UC Davis Protests and Police: Why Violence Never Works

One of the ugly truths of human existence is that violence works.

As a proponent of nonviolence, it is hard for me to make that statement, but please hear me out.  The anthropologist René Girard claims that we gain temporary peace through sacrifice, expulsion, and other acts of violence.  In this sense, violence works to bring a sense of peace and calm, but that sense of peace and calm is simply that – an illusion that the problem has been solved.  Although violence brings this sense of peace, it doesn’t have the capability of solving underlying problems.  In fact, violence covers up the problems.  Because those problems are not dealt with, they emerge once again.  We remember the sense of peace that violence brought us before, and so we repeat the cycle.

To paraphrase the great non-violent activist Michael Nagler in his book The Search for a Nonviolent Future, violence may work, but violence never works.  It might give us a temporary sense of peace, but it never solves our problems.

What does this have to do with the recent events at University of California, Davis?

The UC Davis campus police believe that violence works.  They used pepper spray to coerce the students who were nonviolently protesting.  That violence worked temporarily as a means to forcibly remove students, but it didn’t work, as two days after the incident student protesters once again occupied the quad, leaving the authorities wondering how they should now respond.

Chancellor Linda P.B. Katehi believes that violence works, and employed that belief yesterday in the form of expulsion.  She claimed about her decision to place campus Police Chief Annette Spicuzza on administrative leave that “As I have gathered more information about the events that took place on our Quad on Friday, it has become clear to me that this is a necessary step toward restoring trust on our campus.”  The Los Angeles Times correctly reports that this act of expulsion is an attempt to restore peace.  The authors of the article claim that “Katehi announced Monday that she had put campus Police Chief Annette Spicuzza on administrative leave, an effort to restore peace to the 32,000-student public university.”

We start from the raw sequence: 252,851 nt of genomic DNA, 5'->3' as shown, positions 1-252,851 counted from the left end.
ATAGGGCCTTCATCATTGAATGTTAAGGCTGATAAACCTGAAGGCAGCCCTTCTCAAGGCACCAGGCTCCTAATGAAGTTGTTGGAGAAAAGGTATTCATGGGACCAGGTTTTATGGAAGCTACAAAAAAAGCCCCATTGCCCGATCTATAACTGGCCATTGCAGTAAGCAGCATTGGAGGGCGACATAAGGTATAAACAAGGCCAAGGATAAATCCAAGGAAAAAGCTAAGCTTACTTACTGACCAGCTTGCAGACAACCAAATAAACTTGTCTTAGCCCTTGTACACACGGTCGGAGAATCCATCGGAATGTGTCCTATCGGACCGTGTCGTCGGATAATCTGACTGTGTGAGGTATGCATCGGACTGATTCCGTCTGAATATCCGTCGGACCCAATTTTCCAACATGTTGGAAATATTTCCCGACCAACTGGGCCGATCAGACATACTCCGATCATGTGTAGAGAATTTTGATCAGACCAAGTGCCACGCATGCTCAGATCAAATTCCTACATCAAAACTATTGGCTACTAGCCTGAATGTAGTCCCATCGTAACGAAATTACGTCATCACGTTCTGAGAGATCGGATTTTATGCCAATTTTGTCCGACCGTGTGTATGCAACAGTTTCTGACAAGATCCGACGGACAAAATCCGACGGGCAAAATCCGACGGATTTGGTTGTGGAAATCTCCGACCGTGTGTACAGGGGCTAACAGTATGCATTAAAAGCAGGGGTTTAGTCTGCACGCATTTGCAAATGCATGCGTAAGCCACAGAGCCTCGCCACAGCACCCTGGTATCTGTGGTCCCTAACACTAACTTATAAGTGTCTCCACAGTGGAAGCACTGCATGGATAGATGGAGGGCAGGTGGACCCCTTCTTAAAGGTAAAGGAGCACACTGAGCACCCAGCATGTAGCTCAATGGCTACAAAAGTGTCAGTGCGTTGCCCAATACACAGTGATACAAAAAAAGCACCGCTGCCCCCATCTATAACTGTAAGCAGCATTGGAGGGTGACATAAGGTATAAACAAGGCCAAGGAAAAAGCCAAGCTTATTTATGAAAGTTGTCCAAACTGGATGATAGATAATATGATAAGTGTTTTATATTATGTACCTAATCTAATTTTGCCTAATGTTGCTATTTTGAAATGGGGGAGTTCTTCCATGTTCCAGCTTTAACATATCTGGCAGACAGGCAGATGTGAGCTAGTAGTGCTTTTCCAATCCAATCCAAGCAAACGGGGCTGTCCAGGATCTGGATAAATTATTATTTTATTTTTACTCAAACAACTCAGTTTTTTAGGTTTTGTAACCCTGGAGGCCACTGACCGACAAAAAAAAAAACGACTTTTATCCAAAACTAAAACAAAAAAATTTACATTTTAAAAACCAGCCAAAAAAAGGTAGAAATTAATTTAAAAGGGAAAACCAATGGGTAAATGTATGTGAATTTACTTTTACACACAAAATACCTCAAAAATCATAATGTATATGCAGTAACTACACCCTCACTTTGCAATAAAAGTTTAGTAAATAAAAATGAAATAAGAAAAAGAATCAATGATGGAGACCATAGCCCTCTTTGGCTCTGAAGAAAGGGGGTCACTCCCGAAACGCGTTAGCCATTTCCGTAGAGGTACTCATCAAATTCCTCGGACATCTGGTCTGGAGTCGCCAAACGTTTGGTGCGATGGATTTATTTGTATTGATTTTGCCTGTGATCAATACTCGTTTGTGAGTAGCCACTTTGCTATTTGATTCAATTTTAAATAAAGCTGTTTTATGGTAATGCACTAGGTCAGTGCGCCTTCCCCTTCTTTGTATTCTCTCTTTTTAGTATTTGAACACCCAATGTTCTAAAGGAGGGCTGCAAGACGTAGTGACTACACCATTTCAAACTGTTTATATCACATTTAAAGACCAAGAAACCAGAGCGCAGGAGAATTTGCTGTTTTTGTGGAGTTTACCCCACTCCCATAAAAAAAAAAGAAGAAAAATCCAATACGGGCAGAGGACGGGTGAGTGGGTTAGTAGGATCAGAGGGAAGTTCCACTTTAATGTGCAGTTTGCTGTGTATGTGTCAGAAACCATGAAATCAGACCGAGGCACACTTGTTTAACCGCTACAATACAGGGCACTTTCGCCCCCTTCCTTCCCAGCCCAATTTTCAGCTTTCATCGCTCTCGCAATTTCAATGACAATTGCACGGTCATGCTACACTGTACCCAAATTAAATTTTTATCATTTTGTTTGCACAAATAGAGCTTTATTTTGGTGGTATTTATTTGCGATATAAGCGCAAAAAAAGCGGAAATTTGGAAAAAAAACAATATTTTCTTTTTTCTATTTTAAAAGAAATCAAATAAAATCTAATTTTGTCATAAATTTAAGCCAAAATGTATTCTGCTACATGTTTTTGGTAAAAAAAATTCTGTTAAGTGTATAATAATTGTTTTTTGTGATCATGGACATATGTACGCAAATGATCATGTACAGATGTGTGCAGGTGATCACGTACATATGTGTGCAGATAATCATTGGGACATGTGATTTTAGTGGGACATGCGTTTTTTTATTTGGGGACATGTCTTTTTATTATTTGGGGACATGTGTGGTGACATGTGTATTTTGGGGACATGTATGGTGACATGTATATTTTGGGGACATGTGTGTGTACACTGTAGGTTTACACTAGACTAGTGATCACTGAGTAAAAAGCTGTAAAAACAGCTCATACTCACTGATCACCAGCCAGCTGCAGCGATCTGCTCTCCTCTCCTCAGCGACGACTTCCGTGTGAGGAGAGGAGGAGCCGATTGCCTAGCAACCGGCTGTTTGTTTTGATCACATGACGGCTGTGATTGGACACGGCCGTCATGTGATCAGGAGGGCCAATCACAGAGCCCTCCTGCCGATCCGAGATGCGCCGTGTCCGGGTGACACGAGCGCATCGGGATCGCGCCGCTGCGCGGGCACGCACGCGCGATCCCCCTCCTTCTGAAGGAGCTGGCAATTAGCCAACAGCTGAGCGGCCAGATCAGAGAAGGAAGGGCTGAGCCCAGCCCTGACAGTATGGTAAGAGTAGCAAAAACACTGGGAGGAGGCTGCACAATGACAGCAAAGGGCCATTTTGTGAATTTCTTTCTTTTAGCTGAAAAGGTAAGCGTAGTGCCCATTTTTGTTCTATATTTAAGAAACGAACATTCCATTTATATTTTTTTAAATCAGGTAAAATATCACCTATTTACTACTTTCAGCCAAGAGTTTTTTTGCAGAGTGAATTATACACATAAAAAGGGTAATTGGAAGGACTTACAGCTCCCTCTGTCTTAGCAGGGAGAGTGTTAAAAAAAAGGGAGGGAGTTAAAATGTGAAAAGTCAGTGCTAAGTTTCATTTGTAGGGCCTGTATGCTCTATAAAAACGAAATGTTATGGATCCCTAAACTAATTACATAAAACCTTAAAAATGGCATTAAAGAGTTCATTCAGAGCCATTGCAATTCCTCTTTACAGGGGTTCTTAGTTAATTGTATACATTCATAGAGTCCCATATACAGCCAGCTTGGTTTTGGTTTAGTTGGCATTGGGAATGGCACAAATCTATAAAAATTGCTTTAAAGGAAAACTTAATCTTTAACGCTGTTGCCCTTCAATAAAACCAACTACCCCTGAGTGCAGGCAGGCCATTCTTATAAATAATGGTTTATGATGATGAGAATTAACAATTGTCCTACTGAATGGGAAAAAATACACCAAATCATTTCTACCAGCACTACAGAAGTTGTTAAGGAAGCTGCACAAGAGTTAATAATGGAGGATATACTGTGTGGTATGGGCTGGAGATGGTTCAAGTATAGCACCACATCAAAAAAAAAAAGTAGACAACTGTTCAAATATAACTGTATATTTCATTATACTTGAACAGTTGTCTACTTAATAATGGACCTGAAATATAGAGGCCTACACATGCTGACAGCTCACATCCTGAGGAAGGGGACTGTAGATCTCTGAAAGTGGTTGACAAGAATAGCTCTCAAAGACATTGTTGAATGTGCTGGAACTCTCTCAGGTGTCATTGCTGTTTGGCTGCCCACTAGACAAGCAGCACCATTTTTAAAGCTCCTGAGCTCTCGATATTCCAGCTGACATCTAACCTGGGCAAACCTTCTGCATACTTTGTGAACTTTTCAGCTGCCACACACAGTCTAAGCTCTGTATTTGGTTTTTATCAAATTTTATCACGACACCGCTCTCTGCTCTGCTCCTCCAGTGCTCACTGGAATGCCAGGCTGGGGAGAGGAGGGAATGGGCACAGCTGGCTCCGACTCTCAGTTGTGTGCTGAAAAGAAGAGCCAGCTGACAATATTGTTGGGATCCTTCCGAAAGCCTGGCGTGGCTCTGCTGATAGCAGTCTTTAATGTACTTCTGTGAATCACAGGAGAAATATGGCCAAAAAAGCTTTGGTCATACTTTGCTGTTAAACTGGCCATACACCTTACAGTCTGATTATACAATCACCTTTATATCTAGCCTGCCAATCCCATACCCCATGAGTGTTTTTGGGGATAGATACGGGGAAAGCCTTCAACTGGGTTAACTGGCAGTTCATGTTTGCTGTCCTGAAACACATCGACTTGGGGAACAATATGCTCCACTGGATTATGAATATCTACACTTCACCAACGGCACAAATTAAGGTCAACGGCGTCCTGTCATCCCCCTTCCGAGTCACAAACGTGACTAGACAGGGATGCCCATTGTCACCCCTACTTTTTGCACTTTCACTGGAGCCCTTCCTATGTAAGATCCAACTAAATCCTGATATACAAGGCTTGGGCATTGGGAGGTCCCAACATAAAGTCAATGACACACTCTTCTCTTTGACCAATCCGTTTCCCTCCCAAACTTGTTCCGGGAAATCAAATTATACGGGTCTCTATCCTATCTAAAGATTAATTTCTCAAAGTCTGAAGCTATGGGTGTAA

UC Davis assistant professor Nathan Brown, along with some other faculty members, also believes violence in the form of expulsion works.  Brown wrote an impassioned article on his blog calling for Katehi’s resignation.  “I am writing to hold you responsible and to demand your immediate resignation…”

I want to be clear: What the UC Davis campus police did was an irresponsible act of violence that put nonviolent protesters in physical danger.  But here’s the thing: All violence is irresponsible because it never works.  It only covers up the underlying problems.  Expelling a police chief by placing her on “administrative leave” may give a sense of peace, but that form of violence isn’t going to solve the bigger problem of our faith in violence.  Demanding Katehi’s resignation might give a sense of peace as we think we are holding someone responsible, but that act of expulsion will only teach that expulsion is an effective way to solve problems, and thus, cover up the real problems.

Perhaps our hope lies with the students.  I hope that all of this violence and talk of expulsion will not distract them for the real issues that they are protesting – universities throughout the country are raising tuition costs and cutting budgets.  In the face of further violence, I hope they remain nonviolent in their protests, because violence will only cover up the issues they are protesting.

Because violence never works.